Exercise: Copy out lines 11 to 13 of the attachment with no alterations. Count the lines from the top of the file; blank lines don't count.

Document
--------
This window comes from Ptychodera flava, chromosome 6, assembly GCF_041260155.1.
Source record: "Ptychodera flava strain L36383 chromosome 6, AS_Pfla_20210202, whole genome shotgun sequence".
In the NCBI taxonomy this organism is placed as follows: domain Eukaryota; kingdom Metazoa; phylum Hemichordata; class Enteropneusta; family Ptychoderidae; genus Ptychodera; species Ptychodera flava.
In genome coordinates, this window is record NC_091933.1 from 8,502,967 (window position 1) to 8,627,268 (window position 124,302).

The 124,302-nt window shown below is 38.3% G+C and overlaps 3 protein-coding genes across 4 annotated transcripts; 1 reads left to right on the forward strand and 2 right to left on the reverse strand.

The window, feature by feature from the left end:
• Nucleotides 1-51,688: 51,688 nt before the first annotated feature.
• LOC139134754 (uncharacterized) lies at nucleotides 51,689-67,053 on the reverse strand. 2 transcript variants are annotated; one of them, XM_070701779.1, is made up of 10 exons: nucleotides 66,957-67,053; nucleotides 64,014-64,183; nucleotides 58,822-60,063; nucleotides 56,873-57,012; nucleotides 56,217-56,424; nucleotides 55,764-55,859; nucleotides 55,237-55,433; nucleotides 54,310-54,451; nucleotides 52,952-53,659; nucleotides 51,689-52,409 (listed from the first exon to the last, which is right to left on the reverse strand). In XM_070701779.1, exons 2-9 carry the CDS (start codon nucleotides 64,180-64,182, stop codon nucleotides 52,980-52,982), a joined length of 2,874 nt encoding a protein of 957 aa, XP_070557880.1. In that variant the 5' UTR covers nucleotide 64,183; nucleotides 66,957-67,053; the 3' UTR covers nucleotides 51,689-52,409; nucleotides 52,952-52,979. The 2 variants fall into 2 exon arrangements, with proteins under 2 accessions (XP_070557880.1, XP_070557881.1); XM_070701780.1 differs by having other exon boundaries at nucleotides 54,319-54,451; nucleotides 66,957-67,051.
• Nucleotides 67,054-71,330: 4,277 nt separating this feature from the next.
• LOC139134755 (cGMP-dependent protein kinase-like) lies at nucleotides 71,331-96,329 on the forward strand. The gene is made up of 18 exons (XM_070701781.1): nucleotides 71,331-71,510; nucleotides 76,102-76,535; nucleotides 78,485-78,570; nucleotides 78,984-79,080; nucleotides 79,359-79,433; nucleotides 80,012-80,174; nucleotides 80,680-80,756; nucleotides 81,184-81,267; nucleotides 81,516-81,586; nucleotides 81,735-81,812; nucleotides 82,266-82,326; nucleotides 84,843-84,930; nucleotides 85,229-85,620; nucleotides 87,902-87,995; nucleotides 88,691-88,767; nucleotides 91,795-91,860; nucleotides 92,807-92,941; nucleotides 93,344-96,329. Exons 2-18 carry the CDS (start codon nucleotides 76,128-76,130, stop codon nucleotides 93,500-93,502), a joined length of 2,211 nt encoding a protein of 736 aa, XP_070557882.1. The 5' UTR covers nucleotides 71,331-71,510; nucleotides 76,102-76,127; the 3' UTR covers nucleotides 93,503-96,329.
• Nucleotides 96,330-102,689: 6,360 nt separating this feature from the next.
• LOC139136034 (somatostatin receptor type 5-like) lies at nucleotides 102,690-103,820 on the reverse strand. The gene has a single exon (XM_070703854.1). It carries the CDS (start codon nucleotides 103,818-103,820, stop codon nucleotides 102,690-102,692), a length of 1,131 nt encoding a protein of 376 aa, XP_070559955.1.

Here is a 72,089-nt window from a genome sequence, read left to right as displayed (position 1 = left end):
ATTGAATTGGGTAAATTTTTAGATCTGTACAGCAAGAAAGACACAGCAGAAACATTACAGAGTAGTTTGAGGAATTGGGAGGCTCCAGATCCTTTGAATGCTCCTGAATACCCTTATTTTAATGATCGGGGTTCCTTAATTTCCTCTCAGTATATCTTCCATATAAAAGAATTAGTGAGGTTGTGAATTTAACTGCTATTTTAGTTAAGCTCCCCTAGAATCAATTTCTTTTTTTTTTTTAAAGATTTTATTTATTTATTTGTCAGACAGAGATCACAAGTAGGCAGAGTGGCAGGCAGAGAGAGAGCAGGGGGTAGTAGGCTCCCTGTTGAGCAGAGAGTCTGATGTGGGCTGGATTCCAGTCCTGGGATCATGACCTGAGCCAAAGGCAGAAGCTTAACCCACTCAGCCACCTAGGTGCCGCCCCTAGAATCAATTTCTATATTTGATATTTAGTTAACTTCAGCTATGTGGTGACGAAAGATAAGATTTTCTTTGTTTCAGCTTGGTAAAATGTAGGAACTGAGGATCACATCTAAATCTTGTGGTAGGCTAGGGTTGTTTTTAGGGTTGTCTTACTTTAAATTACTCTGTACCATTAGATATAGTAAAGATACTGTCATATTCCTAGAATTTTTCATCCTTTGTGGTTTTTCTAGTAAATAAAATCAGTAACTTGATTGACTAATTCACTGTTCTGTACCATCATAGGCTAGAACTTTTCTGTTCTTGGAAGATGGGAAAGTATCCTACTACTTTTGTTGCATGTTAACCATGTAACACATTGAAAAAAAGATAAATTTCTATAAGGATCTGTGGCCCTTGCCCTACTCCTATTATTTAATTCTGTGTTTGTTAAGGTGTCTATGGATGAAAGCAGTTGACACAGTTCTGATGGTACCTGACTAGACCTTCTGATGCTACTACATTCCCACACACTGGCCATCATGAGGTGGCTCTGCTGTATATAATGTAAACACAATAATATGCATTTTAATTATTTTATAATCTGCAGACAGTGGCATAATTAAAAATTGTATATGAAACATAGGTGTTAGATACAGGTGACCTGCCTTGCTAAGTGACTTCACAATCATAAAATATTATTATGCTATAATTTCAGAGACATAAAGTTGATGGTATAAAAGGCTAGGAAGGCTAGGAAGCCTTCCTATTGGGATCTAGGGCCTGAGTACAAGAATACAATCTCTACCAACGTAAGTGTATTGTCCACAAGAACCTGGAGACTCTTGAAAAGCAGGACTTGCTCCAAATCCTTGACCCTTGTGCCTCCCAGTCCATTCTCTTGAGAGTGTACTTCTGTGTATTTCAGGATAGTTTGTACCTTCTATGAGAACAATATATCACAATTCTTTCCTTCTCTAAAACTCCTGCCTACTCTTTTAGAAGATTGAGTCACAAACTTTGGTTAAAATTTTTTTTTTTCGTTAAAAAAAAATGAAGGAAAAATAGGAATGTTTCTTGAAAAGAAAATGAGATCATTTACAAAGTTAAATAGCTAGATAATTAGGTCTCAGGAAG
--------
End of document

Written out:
• Nucleotides 96,330-102,689: 6,360 nt separating this feature from the next.
• LOC139136034 (somatostatin receptor type 5-like) lies at nucleotides 102,690-103,820 on the reverse strand. The gene has a single exon (XM_070703854.1). It carries the CDS (start codon nucleotides 103,818-103,820, stop codon nucleotides 102,690-102,692), a length of 1,131 nt encoding a protein of 376 aa, XP_070559955.1.

Here is a 72,089-nt window from a genome sequence, read left to right as displayed (position 1 = left end):